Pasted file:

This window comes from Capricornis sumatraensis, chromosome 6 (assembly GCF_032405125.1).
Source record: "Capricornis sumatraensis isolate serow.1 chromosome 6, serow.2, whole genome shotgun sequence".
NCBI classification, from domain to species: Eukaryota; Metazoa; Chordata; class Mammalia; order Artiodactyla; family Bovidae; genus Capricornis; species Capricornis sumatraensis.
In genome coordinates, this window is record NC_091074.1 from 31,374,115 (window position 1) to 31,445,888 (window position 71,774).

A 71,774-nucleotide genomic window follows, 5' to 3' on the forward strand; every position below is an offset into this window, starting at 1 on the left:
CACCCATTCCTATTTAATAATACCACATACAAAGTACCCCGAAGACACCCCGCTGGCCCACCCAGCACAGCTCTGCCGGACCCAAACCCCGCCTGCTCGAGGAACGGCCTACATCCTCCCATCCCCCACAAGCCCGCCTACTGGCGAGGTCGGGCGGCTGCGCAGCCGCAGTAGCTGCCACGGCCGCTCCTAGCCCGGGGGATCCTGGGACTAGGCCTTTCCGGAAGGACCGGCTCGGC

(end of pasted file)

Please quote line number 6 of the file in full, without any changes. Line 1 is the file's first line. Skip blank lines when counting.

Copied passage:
CACCCATTCCTATTTAATAATACCACATACAAAGTACCCCGAAGACACCCCGCTGGCCCACCCAGCACAGCTCTGCCGGACCCAAACCCCGCCTGCTCGAGGAACGGCCTACATCCTCCCATCCCCCACAAGCCCGCCTACTGGCGAGGTCGGGCGGCTGCGCAGCCGCAGTAGCTGCCACGGCCGCTCCTAGCCCGGGGGATCCTGGGACTAGGCCTTTCCGGAAGGACCGGCTCGGC